Friday, 15 May 2015


Bullets Revisted#27B chromogenic print 122x153cm Image courtesy of the artist and Kashya Hildebrand Gallery, London


Sometimes artists, such as the British Orientalists, know not what they do. Nearly a decade ago Tate Britain held an exhibition of their paintings entitled “The Lure of the East". Bored, gorgeously-clad concubines lounge in the secret depths of a harem. Watercolours, oils and sketches dating from the late 18th to the early 20th century represented the heyday of British artists' love affair with the Middle East.

But their work has been unpicked and reconstructed by later generations in ways they could not possibly have foreseen. In this astonishing exhibition The Dangerous Frontier Moroccan photographer Lalla Essaydi confronts this delusion head on, with her uniquely dramatic, beautiful and original works. They are colourful, exotic, beguiling and technically brilliant. And they expose imperialist fantasies as the stuff tabloid images are made of.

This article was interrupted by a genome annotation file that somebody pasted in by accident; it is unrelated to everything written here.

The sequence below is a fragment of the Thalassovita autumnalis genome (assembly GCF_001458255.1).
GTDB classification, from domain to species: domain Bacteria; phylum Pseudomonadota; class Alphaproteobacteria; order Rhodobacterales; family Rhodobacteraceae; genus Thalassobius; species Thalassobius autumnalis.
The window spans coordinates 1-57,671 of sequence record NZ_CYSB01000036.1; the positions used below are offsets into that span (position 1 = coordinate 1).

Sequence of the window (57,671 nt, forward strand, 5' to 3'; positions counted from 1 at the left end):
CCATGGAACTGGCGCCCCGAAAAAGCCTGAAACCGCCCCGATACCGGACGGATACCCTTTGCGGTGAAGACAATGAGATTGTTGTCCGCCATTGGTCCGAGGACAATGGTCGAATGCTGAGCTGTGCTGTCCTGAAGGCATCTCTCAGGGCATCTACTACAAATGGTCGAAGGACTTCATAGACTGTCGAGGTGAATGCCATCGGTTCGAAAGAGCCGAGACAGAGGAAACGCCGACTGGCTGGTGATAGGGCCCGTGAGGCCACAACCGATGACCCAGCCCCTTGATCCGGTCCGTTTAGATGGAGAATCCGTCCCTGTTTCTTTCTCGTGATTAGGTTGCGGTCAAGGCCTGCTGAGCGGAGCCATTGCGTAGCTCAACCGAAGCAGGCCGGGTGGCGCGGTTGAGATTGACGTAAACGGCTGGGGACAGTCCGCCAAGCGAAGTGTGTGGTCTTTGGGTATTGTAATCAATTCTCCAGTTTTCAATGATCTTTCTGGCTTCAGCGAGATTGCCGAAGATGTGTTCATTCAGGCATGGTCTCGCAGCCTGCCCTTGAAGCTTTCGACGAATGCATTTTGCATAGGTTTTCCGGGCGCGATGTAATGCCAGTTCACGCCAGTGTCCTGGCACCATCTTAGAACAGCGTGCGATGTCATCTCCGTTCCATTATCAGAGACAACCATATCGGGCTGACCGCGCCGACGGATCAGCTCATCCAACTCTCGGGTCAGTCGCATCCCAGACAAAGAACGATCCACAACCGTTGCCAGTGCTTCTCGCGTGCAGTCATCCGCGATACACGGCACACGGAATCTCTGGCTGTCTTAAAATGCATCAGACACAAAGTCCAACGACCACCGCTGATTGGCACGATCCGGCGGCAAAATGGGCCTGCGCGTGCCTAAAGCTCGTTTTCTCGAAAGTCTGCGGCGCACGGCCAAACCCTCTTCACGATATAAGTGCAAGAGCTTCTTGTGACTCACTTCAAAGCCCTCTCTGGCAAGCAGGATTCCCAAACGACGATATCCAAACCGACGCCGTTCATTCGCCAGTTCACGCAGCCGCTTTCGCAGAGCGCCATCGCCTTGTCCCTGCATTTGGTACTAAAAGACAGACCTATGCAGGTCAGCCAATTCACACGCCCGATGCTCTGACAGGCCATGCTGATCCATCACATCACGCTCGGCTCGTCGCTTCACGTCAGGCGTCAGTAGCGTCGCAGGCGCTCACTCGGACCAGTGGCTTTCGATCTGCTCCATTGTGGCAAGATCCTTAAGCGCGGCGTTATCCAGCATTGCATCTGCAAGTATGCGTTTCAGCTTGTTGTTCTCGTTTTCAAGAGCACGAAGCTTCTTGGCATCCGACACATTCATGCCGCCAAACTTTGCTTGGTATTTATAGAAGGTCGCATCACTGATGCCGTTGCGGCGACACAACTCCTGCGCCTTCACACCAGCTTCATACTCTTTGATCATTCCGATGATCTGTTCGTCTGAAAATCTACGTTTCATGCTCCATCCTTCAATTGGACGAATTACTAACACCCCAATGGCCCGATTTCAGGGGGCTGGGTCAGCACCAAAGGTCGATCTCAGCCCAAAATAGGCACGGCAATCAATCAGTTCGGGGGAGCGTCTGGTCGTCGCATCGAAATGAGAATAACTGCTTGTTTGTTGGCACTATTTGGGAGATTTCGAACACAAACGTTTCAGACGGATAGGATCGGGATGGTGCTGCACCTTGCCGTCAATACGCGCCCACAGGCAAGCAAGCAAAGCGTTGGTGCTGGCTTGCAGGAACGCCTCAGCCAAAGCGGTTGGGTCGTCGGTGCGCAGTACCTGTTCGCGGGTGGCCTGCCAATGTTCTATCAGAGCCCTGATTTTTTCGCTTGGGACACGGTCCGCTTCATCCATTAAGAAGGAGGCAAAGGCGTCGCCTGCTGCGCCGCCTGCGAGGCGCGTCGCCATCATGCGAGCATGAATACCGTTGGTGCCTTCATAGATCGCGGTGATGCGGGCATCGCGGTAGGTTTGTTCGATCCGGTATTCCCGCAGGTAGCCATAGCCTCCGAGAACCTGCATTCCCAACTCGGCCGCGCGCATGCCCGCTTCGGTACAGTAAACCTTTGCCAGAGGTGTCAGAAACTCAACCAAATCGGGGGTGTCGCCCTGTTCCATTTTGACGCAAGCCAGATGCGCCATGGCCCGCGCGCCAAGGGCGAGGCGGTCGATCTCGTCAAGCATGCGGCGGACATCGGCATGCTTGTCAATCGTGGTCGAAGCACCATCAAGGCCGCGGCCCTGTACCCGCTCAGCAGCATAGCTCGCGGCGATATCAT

Essaydi's photographs are the result of a complex performance-based medium; painting. calligraphy, interior design, costume design, stage directing and finally photography. Her imaginative and powerful final blow is to present her work showing the uncropped white borders of the film, with the Kodak brand name visible. Her signal that the settings and identities are fabricated mocks the orientalists'  fantasy scenes which were meant to show reality. 
Bullets Revisited #44 chromogenic print 152x121cm Image by courtesy of the artist and Kashya Hildebrand Gallery

There remain two more surprises. The art of calligraphy was a male-dominated realm. But Essaydi paints intricate calligraphic texts over every available surface: walls, clothing even the models themselves. And she uses  henna dye, used exclusively by women to decorate themselves on special occasions such as weddings.

Lastly what we see are  models and their surroundings  adorned with sparking gold fabrics and metallic materials in shimmering luxury. Or do we? They are but trompe d'oeil images: bullet casings, carefully cut and polished, have been hand-sewn on the models' clothes, jewels and beds, a military juxtaposition which is a chilling reference to the hidden violence endured by some women in some cultures.

An entertaining article by Rachel Aspen includes the reaction of Victorian British women to orientalist paintings:

And a book: Lalla Essaydi: Crossing Boundaries, Bridging Cultures,

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